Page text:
Basilica di S. Ambrogio, Milano
Symbol of the Old Testament, on the pillar on the other side of the nave a square cross, symbol of the New Testament. The Basilica di S. Ambrogio was build at the end of the fourth c. AD.
In the middle ages the serpent became the symbol of the Old Testament and when antisemitism was sanctioned by the church of Rome of Judaism in general. For that reason the serpent is crushed by the warrior Saint George in Christian iconography. In the twelfth and thirteenth century the serpent St George crushes evoluated to a dragon. 
Two Kievan saints crushing serpents
Kievan Rus, mid 11th-12th century. 
From left to right: Russian Orthodox Pastoral Staff, Caduceus (Roman) , Asclepian Rod, Armenian Pastoral staff.
A pastoral staff with serpents is used as a badge of rank of orthodox Christian bishops. It is:
“A tall staff of precious metal topped by two serpents with a cross in the center. This is a sign of the Bishop's authority. The serpents represent the visible and invisible enemies of the Church and the Cross symbolizes the power which Christ has granted to the Church and is entrusted to the Bishop. The staff also reminds us of the staff of Moses with which he led the Israelites to the promised land and the good shepherd tending to his flock. 
Such “pastoral staffs”, that is to say poles crowned with snakes respecting can also be found on the shields of 4th-5th century Roman auxiliaries. This suggests that such staffs originally were standards or ensigns of army divisions and that Christian religious leaders using such standards could also be army commanders. In the same way Christian bishops from the church of Rome used standards crowned with the XP-cypher, being the symbol of Christian armed authority. From these XP-standards the mediaeval croziers are derived.
A Caduceus (Staff of Mercury) is the emblem of Mercury/Hermes the God of Commerce. It consists of a winged staff entwined with two serpents respecting.
Hermes / Mercury
Left: On an Attic vase, 6th c. BC.. Centre: On a fresco in Pompei (before 79AD). Right: 17th c.AD (Artus Quellinus)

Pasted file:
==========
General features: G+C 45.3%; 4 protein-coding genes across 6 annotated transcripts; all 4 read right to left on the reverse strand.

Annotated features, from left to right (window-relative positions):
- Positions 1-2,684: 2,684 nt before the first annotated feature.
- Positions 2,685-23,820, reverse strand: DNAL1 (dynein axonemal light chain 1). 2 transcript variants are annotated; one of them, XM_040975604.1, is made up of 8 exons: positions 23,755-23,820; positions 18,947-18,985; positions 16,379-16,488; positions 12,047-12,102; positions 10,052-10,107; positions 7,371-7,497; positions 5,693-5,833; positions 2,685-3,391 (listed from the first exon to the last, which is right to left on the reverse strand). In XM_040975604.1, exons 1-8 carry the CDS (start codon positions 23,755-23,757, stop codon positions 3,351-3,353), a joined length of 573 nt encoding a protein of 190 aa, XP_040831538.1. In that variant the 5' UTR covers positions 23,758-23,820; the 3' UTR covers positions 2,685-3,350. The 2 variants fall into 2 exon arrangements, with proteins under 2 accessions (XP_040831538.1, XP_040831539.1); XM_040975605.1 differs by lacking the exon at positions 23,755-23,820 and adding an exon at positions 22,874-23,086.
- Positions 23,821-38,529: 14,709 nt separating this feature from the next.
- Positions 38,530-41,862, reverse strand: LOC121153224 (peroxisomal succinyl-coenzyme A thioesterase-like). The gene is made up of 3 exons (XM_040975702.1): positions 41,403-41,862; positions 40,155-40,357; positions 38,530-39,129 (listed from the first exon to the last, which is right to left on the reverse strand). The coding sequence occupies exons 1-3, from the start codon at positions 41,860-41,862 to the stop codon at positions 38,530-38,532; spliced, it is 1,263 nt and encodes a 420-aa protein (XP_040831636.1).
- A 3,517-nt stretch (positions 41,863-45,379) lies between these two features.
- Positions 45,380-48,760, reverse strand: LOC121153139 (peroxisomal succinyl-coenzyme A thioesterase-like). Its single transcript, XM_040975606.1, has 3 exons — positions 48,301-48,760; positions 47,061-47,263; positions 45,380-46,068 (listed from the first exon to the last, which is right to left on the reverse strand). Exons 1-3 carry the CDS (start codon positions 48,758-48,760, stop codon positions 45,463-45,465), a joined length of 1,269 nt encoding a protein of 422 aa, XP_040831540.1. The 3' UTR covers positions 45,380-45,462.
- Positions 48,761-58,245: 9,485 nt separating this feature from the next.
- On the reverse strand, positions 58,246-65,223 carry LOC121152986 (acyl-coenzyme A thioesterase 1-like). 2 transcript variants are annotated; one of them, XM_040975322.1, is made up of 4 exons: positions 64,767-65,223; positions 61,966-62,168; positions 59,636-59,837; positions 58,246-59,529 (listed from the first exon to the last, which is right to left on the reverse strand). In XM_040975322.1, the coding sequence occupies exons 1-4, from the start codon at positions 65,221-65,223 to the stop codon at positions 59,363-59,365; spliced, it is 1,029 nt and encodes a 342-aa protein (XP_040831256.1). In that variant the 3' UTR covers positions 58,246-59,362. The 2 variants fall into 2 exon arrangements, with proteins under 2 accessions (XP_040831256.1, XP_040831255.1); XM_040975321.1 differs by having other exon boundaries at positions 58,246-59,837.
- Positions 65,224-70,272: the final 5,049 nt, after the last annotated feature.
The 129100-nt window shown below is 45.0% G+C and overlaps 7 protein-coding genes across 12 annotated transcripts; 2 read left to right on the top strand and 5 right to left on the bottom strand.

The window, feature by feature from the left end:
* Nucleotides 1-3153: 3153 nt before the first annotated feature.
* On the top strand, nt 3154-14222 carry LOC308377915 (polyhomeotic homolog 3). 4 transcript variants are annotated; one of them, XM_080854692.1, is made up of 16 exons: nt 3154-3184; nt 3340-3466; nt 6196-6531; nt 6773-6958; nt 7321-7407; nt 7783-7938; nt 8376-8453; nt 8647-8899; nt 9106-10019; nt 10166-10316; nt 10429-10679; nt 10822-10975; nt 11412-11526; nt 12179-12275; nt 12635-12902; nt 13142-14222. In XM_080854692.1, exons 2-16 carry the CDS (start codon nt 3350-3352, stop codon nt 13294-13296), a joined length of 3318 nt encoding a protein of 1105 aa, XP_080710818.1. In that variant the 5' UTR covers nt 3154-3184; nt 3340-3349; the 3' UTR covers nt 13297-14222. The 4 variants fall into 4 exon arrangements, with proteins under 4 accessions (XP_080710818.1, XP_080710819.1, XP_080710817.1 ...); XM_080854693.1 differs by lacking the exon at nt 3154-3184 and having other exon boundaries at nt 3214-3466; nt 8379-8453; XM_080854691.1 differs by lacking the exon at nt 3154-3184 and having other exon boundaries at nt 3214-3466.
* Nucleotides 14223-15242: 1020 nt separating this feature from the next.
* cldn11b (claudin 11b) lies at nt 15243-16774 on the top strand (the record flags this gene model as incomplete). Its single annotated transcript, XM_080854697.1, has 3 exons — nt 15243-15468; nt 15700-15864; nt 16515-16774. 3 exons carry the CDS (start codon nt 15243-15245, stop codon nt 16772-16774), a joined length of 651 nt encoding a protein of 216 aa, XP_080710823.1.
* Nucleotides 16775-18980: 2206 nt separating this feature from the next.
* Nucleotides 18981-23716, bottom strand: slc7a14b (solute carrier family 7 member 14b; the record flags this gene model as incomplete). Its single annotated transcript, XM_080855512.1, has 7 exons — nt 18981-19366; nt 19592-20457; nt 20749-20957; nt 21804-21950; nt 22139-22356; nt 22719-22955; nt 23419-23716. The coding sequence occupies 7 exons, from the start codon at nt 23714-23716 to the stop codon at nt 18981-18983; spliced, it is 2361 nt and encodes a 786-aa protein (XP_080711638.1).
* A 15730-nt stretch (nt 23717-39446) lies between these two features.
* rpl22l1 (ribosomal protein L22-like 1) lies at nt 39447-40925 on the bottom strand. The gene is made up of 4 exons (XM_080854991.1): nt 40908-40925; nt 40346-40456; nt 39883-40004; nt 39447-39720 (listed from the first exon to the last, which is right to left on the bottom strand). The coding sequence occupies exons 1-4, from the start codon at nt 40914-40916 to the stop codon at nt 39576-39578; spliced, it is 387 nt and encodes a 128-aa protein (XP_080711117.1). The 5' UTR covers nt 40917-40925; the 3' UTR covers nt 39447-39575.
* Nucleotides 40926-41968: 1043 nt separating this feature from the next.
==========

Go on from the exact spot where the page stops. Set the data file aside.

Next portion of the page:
Initially the staff of Hermes consisted of a rod crowned with an 8-shaped ornament. Later the ornament was opened at the top and still later both ends of the ornament were ended in a snake’s head. In Roman times the rod of Mercury was made winged.
Later the number of windings of the snakes was augmented. Modern rods of Mercury sometimes are crowned by the winged hat of Mercury
A rod of Asclepius is the emblem of physicians. It is called after Aesculapius, a famous physician in antiquity.
These staffs are probably of Mesopotamian origin. The serpents entwined are on a goblet from Lagash (ca 2500 BC) used for the Goudea-cult and showing the symbols of the god-physician Ningishizda. It shows two serpents entwined supported by two winged dragons, each keeping a noosed rod.
In Egypt a staff entwined with the royal serpent was an attribute of Thoth, the god of sciences and writing. On the relief of the Osiris-chapel in the temple of Seti I (1291-1278 BC) the god keeps two serpent-rods in his left, the first of the lotus of Upper-Egypt, the cobra crowned with the White crown and the other of the papyrus-flower of Lower Egypt, the cobra crowned with the Red crown.
Such a combination of a serpent-rod and a scientist is also found in the sculpture of Aesclepius.
The use by the Armenian bishops suggests that these priests presented themselves in the first place as men of learning (of the Script).
According to a 16th c. iconography of Cesare Ripa, a judge is depicted with a rod symbolizing judicial power, entwined with a serpent symbolizing prudenza (caution). Such a rod was also used by Low-Countries bailiffs in the 16th century and later. It was an about two metres long twisting rod of ash wood. )